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Expand chart
Data: HarrisX online survey of 2,000 U.S. adults age 18 and over, May 4-5, 2018; Chart: Andrew Witherspoon/Axios

Embattled EPA Administrator Scott Pruitt has a low approval rating, but substantial swaths of the public don't have a strong opinion about Pruitt or know much about the ethics controversies surrounding him, according to a HarrisX Overnight Poll commissioned by Axios.

Yes, but: The poll also finds that 80 percent of Americans believe Pruitt should be fired if EPA's inspector general finds that he misused his position — even if President Trump thinks he's doing a good job. That signals that even some of Trump's backers will not stand by Pruitt if the ongoing investigations find there's fire to go along with the all the smoke at EPA.

The big picture: The poll suggests that Pruitt is not a hugely well-known or resonant figure outside the Beltway, despite generating weeks of negative press and waging an aggressive campaign to unwind environmental rules.

The EPA boss is facing a suite of Capitol Hill and internal probes over his spending and travel, hiring practices, ties to lobbyists and more.

By the numbers: The poll finds . . .

  • Pruitt is viewed favorably by 17 percent and unfavorably by 22 percent. But 30 percent hold neither view, and 32 percent have never heard of him.
  • Just 21 percent approve of the job he's doing at EPA, 25 percent disapprove, but over half the people surveyed held neither view.

Methodology: The online survey of 2,000 U.S. adults age 18 and over was conducted May 4-5, 2018. The results reflect a nationally representative sample. Results were weighted for age within gender, region, race/ethnicity, income, and wireless carrier where necessary to align them with their actual proportions in the population.

Go deeper

Updated 2 hours ago - Politics & Policy

In photos: The Biden and Harris inauguration

President Biden and first lady Jill Biden watch a fireworks show on the National Mall from the Truman Balcony at the White House on Wednesday night. Photo: Chip Somodevilla/Getty Images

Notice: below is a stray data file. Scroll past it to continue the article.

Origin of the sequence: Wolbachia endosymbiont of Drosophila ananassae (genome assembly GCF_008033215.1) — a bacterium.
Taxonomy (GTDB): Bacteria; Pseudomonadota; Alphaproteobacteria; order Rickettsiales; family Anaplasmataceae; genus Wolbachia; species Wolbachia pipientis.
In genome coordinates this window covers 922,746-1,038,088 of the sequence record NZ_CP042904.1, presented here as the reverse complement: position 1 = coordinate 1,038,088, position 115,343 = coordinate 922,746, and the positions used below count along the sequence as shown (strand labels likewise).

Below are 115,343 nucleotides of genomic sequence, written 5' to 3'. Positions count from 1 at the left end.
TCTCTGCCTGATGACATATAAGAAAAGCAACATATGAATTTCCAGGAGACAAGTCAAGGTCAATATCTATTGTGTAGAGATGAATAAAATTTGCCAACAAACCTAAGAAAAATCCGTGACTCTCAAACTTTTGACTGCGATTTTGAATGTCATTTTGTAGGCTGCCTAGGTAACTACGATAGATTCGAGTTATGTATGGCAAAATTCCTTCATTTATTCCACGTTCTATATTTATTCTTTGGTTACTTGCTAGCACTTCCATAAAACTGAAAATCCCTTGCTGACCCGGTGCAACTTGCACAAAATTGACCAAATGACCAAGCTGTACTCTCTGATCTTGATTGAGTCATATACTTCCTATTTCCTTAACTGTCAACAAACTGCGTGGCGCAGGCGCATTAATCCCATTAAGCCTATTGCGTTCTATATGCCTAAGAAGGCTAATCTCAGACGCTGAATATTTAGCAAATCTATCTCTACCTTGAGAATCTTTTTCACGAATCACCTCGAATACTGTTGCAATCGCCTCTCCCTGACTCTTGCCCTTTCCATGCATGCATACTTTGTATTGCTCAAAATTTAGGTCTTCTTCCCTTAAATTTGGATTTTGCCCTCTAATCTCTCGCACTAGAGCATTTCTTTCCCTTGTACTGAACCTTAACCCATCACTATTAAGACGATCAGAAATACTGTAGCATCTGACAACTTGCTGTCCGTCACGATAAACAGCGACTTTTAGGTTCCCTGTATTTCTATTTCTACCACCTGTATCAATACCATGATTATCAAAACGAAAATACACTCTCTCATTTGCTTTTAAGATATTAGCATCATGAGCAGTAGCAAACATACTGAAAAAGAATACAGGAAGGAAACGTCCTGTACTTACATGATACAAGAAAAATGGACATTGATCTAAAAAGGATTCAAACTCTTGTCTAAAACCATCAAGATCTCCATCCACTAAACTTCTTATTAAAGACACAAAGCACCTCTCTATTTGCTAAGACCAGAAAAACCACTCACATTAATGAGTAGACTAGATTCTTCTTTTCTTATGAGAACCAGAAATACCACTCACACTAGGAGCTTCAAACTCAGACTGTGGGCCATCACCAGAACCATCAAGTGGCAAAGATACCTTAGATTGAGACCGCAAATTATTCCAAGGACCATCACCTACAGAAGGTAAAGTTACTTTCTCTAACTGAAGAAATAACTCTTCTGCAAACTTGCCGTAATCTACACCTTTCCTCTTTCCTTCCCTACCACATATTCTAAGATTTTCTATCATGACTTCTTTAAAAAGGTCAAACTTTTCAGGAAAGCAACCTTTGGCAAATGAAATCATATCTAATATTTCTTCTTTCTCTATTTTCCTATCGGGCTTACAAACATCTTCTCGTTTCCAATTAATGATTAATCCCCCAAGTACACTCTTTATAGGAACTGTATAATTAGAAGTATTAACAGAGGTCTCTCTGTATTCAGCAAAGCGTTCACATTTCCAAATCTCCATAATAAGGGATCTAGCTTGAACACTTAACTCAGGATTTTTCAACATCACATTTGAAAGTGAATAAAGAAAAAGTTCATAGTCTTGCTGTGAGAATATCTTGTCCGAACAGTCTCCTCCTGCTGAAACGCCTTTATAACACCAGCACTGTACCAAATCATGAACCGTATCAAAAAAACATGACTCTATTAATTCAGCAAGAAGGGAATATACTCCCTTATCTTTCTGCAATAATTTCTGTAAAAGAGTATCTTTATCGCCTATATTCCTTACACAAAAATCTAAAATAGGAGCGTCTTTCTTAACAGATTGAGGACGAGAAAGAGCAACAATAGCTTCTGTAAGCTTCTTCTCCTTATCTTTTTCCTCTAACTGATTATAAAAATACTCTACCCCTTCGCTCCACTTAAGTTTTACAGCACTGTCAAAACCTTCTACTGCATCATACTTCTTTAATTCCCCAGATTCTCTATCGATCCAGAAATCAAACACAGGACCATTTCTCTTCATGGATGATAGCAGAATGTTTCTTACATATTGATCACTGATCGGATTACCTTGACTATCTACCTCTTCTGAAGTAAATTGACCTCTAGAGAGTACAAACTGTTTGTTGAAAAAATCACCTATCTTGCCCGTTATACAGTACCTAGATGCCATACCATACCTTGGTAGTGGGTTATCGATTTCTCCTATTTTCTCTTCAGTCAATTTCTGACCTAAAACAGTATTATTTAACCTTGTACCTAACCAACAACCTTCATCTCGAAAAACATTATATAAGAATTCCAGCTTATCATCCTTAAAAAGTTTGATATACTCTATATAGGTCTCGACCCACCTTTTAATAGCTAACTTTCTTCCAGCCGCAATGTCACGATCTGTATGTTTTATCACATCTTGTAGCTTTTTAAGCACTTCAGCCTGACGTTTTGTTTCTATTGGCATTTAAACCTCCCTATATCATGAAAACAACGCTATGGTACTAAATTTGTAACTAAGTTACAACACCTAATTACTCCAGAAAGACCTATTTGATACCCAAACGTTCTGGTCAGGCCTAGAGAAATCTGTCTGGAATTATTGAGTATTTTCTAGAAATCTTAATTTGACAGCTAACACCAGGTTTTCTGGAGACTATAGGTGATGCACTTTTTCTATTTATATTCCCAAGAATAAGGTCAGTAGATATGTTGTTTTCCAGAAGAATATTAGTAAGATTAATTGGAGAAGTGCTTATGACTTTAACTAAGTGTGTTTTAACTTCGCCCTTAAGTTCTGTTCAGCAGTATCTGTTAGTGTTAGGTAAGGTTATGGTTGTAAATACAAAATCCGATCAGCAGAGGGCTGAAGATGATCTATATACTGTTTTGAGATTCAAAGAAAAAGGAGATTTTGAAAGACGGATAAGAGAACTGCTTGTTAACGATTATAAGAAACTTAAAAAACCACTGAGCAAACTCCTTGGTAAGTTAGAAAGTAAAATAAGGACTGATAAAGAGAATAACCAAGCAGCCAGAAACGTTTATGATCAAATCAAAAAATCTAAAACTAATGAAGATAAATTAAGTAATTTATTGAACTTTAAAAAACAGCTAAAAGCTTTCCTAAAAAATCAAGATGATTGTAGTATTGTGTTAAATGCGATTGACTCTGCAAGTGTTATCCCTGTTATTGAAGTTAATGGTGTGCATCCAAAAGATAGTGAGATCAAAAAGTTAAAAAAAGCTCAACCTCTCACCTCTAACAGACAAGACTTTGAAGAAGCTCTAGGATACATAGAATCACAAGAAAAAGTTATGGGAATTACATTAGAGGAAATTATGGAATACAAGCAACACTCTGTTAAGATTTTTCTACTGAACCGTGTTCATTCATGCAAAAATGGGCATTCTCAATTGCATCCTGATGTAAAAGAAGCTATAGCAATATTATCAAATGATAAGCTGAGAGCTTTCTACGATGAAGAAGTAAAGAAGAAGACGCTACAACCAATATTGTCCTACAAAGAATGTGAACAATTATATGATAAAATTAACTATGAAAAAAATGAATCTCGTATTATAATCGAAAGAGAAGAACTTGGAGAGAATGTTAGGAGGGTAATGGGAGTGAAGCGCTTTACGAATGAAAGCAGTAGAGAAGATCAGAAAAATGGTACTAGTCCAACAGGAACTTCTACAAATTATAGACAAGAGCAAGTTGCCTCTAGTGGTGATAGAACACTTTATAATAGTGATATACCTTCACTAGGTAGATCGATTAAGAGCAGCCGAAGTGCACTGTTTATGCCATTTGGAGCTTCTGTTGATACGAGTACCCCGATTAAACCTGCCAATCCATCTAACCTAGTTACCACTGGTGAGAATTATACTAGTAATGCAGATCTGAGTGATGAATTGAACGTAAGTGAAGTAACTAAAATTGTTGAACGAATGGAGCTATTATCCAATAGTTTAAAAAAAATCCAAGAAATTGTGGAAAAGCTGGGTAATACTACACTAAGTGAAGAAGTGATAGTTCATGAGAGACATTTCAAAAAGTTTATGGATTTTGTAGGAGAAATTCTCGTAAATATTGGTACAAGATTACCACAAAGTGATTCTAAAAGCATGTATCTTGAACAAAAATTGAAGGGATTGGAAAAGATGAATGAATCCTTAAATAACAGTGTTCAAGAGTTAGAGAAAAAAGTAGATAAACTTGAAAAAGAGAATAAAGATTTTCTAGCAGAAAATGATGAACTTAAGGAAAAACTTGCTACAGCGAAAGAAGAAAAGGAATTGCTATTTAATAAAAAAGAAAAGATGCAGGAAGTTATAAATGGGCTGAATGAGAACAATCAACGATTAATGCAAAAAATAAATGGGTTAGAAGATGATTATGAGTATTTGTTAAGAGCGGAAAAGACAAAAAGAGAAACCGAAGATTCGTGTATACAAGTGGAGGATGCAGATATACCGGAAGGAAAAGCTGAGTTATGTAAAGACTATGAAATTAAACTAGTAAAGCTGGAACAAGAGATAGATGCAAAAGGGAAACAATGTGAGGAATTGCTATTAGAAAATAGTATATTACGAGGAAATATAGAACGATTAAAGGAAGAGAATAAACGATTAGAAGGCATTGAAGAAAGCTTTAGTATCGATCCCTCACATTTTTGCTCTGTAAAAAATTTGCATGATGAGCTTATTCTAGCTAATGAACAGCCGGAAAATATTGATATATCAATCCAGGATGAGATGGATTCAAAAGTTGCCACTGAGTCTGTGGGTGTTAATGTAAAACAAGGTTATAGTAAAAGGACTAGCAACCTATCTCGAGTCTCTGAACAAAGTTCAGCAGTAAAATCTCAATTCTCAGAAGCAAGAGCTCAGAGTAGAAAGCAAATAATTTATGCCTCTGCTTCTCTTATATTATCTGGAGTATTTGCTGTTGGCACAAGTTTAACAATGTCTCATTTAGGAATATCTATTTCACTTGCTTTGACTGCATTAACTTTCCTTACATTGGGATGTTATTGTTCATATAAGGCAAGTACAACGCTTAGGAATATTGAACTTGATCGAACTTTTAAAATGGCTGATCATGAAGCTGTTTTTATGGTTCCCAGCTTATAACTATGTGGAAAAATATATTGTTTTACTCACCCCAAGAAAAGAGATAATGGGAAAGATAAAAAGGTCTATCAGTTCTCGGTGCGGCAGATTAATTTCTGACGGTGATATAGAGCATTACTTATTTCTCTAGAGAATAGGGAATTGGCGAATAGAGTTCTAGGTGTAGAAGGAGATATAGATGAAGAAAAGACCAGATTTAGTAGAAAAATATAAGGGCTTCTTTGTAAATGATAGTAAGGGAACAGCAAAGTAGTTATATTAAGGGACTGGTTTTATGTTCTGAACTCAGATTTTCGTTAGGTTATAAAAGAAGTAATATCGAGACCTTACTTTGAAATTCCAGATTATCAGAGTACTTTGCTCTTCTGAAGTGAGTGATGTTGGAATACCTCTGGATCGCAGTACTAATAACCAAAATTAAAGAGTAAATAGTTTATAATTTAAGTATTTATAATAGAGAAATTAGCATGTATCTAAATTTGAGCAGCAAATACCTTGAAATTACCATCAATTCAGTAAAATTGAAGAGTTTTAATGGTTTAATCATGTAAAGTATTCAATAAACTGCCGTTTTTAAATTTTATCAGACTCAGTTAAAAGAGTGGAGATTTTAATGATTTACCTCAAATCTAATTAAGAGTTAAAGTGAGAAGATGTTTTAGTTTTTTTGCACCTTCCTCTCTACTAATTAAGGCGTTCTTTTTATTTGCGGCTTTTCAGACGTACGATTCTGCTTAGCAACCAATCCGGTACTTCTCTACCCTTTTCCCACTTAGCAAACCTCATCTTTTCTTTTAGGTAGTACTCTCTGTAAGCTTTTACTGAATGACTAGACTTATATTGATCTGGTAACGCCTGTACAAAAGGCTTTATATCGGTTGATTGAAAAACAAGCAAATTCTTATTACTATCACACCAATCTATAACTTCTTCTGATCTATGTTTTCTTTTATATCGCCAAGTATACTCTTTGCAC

President Biden signed his first executive orders into law from the Oval Office on Wednesday evening after walking in a brief inaugural parade to the White House with First Lady Jill Biden and members of their family. He was inaugurated with Vice President Kamala Harris at the U.S. Capitol on Wednesday morning.

Why it matters: Many of Biden's day one actions immediately reverse key Trump administration policies, including rejoining the Paris Agreement and the World Health Organization, launching a racial equity initiative and reversing the Muslim travel ban.

Republicans pledge to set aside differences and work with Biden

President Biden speaks to Sen. Mitch McConnell after being sworn in at the West Front of the U.S. Capitol on Wednesday. Photo: Erin Schaff-Pool/Getty Images

Several Republicans praised President Biden's calls for unity during his inaugural address on Wednesday and pledged to work together for the benefit of the American people.

Why it matters: The Democrats only have a slim majority in the Senate and Biden will likely need to work with the GOP to pass his legislative agenda.

The Biden protection plan

Joe Biden announces his first run for the presidency in June 1987. Photo: Howard L. Sachs/CNP/Getty Images

The Joe Biden who became the 46th president on Wednesday isn't the same blabbermouth who failed in 1988 and 2008.

Why it matters: Biden now heeds guidance about staying on task with speeches and no longer worries a gaffe or two will cost him an election. His staff also limits the places where he speaks freely and off the cuff. This Biden protective bubble will only tighten in the months ahead, aides tell Axios.